it melted in your mouth. We later found out that the lamb was from the Carmogue area, on the coast, famous for it's salt marshes and white horses. There the sheep graze on wild rosemary along with other wild herbs and the salty sea grass....soooo they come already tenderized and self marinated!!! Yumm Yumm Yumm.


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After the three days of celebrations, our friends and family left for Paris and home. We had planned to move on to other villages and down to the Camargue
area to see the white horses but Menerbes was too much of a siren and we stayed for another six days. It was the best decision we ever made.

CHAPTER THREE------------------------------------------------------------------

We stayed at the most wonderful bed and breakfast "Les Douze Oliviers".
It is a mile out of Menerbes, along a very narrow and windy road. It is a little bit of paradise owned and run by Bart and Lieve Hoorens-Mullie, a Belgian couple.
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Bart is a real-estate agent in Menerbes and Lieve runs the Bed & Breakfast with precision like ease!! She is an ex head-nursing professor and it shows! They have a beautiful daughter Louise who became a favorite of ours.
We highly recommend "Les Douze Oliviers" for its' beauty, the beautiful rooms,
The gorgeous breakfasts and hospitality. Please check out their websight at
www.les-douze-oliviers.com

Each morning we ventured out to visit the local market of the day. Each day the farmer's market is held in a different village and nothing is more than a few kilometers away.

The first market we visited was in Oped...all of four miles away....It was a feast for the eyes and stomach. The fruit and vegitables were gorgeous but best of all were the flowers and plants for sale!! We couldn't stand it and bought a Ballerina rose bush and two beautiful iris plants to take back to Lieve. Ernest planted them and we plan to return to check out their progress.
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This market is a true farmers' market and the people are as interesting as their wares! I loved the little trucks and vans and the pride the farmers have in their produce. The Opede Market was ablaze with flowers and perenial plants. We purchased some cheese and sausages along with dried lavender and some beautiful table clothes.

So that became our routine...get up for a nine a.m. breakfast, toodle off to the
daily farmers' market and then back to Menerbes for a leisurely lunch at Rebas Cafe ( wonderful hangout for the locals) and then off for a visit with our newfound friends and then an evening meal with one of them....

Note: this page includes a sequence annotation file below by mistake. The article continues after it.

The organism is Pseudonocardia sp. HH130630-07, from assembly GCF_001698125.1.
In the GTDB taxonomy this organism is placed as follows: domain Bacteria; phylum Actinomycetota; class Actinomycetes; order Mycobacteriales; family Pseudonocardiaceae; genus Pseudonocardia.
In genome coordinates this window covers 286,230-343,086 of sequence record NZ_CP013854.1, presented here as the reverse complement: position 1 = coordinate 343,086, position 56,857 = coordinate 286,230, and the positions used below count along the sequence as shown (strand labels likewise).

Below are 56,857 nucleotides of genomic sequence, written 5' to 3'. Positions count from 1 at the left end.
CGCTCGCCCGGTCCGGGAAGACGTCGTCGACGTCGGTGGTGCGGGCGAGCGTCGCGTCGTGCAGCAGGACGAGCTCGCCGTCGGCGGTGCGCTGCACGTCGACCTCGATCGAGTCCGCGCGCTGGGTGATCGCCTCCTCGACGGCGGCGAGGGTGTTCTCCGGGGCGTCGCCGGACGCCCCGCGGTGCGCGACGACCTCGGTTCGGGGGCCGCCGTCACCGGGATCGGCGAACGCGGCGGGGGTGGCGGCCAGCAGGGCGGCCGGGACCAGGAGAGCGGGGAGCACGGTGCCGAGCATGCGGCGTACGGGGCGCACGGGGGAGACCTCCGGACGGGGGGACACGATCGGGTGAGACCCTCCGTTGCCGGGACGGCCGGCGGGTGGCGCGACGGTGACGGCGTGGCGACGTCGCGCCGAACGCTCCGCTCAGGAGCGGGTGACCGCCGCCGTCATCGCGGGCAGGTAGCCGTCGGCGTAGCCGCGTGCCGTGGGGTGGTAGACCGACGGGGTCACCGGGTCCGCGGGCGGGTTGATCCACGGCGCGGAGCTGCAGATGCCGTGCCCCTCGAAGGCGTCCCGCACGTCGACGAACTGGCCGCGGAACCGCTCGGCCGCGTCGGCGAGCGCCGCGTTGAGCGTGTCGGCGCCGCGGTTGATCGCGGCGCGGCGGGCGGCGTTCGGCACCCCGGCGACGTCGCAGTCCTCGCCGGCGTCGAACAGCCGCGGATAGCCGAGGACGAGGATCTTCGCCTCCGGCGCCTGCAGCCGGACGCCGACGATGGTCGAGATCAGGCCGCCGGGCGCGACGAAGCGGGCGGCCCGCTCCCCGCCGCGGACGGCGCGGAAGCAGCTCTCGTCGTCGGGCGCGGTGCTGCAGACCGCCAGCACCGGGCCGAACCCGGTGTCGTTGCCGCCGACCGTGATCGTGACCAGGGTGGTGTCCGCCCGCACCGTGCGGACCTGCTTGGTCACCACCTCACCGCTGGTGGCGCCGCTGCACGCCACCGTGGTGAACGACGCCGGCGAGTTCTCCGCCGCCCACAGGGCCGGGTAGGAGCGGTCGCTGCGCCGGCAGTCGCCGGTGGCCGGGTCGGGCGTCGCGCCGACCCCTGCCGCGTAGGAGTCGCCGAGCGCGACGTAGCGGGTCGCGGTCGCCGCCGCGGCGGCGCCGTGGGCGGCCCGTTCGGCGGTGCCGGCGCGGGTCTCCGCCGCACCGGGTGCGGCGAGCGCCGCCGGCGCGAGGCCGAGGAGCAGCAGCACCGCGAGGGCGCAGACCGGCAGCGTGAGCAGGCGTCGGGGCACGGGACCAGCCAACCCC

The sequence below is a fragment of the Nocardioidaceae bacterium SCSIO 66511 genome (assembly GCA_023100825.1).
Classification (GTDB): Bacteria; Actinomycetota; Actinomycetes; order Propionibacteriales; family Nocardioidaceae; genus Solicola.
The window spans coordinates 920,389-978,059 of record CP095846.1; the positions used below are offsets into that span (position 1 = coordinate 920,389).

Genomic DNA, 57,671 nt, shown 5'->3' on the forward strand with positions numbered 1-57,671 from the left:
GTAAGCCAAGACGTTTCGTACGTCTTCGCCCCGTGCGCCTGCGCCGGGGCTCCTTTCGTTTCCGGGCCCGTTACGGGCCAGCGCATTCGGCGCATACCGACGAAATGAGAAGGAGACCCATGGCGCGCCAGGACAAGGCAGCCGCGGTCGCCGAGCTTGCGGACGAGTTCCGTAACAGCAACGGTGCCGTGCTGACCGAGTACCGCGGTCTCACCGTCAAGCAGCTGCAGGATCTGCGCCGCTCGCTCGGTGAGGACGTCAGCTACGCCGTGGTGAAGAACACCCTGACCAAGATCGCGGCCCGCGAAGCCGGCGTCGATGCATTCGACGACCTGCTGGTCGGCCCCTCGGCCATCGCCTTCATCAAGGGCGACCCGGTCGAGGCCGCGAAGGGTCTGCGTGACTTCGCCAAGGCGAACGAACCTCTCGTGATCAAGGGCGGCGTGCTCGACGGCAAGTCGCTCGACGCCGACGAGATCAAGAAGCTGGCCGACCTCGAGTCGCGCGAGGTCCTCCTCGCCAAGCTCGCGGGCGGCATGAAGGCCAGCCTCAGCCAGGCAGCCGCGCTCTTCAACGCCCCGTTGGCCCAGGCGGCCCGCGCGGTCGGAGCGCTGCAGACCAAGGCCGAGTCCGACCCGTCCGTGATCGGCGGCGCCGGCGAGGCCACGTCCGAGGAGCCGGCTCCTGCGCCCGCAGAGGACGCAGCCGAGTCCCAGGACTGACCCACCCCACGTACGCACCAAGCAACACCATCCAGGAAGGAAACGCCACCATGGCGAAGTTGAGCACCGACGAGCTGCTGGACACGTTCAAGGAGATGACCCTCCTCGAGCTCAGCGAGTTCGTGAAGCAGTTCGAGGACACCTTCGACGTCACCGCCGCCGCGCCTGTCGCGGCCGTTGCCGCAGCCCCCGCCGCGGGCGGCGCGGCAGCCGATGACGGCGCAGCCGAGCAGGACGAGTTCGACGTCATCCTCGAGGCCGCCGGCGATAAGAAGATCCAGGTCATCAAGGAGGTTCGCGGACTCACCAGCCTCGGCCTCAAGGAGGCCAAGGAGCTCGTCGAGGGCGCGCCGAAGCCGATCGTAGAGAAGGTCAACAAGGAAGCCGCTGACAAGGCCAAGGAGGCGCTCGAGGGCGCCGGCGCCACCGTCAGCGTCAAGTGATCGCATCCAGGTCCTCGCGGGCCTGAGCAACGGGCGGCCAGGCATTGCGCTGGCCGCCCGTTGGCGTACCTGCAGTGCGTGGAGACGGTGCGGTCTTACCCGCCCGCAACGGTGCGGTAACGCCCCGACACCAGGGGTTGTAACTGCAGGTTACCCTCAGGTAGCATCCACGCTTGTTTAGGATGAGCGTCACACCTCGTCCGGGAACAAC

We really did fall in love with the area, the village and our new found friends. Each day was a little adventure. We were able to take each day as it came and there was no set plan..... We drove to Bonnieux Tuesday morning Just to enjoy the scenery and to stroll along the many streets of the hill top villages. At least that was our plan but we only got as far as Lacost and Bonnieux! That was more than enough because I could not stop taking photos!
We stopped in Bonnieux for lunch and to take photos from the highest point which was the church yard. The views across the valley were breath taking and the roof tops formed a special grid pattern. We wandered along the back roads towards Apt and paused many times to watch the farmers in their fields.
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I can see why artists are always talking about the light in special places around the earth. After being in Menerbes for a few days we started seeing the special play of the light across the valley, the way it played off the stone walls and the shimmer it gave to the trees.
We spent our afternoons visiting various artists. One of our favorites was Jean Francoise Ganas who paints amazing still lifes. We admired his work here in La Veta when friends returned with his paintings from a previous visit to Menerbes. It took us two visits to decide on a pastel of a bundle of asperigus, two acryllics of canned fruit and a floral using pastels and old chintz fabric.....
Jean Francoise lives across from the local Butcher shop and his cat is sooo fat from his frequent visits there!

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Every afternoon we would stop at the local tobbacco shop and Bistro (just across from the local tourist shop) to say hello to the dearest little dog named Snoopy. He sat on the front steps everyday and in spite of the traffic and pedestrians he never left his post. The owner told us the little dog just showed up one day many years ago and he has been his faithful friend ever since....
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I studied fine art in University and really never appreciated modern art until my visits with Joe Downing and watching a documentary about his work. I suddenly realized that Joe was painting the light and the atmosphere that is Menerbes.
After our visits with Joe and walks through his studio, we realized that we just had to have a piece of his work....so off we went to choose.
It took us three hours and ended up with two because Ernest fell in love with one and I with another.